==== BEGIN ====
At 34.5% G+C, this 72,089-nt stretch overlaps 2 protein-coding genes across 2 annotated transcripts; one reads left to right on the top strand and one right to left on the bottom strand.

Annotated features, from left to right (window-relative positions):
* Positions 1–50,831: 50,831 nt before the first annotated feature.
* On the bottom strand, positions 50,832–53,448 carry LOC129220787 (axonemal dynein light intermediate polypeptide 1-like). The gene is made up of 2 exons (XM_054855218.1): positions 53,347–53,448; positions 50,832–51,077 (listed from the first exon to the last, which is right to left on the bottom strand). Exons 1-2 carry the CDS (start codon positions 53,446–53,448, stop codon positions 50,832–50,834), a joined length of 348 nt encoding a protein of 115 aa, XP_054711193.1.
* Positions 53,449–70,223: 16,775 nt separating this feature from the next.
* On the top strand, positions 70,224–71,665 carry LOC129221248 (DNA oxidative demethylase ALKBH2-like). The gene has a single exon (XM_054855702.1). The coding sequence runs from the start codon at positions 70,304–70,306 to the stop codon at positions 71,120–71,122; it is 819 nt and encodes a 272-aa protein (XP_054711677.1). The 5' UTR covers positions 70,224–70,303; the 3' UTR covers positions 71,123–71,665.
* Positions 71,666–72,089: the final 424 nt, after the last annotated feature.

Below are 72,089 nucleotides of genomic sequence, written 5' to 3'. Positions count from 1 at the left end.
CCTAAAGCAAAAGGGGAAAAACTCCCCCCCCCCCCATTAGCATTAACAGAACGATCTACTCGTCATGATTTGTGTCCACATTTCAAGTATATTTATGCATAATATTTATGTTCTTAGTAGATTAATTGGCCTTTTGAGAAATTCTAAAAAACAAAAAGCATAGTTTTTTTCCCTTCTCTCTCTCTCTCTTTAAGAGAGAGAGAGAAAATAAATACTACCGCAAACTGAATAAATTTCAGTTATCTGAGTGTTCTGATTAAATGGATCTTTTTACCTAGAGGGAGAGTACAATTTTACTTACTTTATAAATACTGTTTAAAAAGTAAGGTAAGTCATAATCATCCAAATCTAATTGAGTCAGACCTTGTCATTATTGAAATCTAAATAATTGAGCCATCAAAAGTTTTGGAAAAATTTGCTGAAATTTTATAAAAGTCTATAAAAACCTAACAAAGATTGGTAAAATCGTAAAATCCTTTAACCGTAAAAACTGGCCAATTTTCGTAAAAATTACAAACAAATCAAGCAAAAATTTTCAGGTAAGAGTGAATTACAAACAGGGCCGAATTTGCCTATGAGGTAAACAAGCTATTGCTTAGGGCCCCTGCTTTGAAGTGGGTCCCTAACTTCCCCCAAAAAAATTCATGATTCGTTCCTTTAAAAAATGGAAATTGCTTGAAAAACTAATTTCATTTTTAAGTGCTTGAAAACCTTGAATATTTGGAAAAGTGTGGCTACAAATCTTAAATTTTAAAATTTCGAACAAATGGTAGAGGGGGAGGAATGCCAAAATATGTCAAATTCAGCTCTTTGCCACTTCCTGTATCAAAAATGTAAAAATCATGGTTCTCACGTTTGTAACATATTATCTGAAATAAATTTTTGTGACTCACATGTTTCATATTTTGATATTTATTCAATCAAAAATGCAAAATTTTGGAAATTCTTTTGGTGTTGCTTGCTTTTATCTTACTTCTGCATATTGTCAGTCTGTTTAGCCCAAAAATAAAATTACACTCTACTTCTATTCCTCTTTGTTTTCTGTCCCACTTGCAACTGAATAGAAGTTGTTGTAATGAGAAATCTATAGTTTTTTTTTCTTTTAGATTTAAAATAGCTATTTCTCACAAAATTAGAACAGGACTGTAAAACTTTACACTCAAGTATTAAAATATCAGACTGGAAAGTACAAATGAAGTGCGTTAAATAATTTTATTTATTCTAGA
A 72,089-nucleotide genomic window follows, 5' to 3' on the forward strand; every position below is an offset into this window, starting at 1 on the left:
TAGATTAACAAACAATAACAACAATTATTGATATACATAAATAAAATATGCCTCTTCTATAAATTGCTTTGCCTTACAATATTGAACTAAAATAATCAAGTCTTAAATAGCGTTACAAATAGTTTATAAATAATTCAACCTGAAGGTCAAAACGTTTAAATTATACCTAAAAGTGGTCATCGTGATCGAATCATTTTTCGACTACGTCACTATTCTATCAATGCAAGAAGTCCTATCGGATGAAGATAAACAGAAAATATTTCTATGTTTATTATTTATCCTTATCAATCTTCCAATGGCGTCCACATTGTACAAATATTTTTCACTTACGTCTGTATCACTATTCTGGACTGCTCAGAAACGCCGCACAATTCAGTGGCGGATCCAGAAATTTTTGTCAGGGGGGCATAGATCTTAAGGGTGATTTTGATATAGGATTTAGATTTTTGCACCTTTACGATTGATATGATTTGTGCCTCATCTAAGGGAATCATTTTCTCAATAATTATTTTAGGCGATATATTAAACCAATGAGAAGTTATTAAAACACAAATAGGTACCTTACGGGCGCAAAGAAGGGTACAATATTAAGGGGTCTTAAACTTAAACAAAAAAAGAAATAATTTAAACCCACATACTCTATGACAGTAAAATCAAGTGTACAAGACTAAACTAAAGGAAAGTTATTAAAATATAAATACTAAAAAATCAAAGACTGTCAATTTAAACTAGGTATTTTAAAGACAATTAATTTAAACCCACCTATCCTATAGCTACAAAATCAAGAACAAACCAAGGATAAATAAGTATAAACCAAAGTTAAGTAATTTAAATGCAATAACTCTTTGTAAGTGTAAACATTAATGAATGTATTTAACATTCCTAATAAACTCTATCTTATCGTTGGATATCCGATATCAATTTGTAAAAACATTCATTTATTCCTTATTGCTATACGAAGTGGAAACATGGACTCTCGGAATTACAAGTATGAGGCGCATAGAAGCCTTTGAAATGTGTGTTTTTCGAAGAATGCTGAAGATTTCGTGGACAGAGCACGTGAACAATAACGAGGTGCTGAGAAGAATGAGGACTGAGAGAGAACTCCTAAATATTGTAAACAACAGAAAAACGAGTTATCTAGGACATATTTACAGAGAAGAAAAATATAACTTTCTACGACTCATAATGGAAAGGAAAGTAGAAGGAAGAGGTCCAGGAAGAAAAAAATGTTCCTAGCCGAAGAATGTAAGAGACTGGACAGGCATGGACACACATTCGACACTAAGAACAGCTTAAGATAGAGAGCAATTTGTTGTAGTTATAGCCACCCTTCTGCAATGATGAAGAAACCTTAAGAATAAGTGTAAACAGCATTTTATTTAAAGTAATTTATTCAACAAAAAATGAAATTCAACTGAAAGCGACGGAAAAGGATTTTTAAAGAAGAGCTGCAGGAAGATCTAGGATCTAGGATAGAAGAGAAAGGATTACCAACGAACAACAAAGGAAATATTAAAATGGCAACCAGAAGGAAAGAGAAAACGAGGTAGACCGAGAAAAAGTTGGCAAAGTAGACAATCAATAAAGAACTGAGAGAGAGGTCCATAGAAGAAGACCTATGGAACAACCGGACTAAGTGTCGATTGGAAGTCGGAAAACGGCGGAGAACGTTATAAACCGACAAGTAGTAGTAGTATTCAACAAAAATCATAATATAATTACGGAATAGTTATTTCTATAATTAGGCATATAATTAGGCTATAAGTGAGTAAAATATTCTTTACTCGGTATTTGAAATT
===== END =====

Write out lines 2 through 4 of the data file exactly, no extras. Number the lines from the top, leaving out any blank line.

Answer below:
Annotated features, from left to right (window-relative positions):
* Positions 1–50,831: 50,831 nt before the first annotated feature.
* On the bottom strand, positions 50,832–53,448 carry LOC129220787 (axonemal dynein light intermediate polypeptide 1-like). The gene is made up of 2 exons (XM_054855218.1): positions 53,347–53,448; positions 50,832–51,077 (listed from the first exon to the last, which is right to left on the bottom strand). Exons 1-2 carry the CDS (start codon positions 53,446–53,448, stop codon positions 50,832–50,834), a joined length of 348 nt encoding a protein of 115 aa, XP_054711193.1.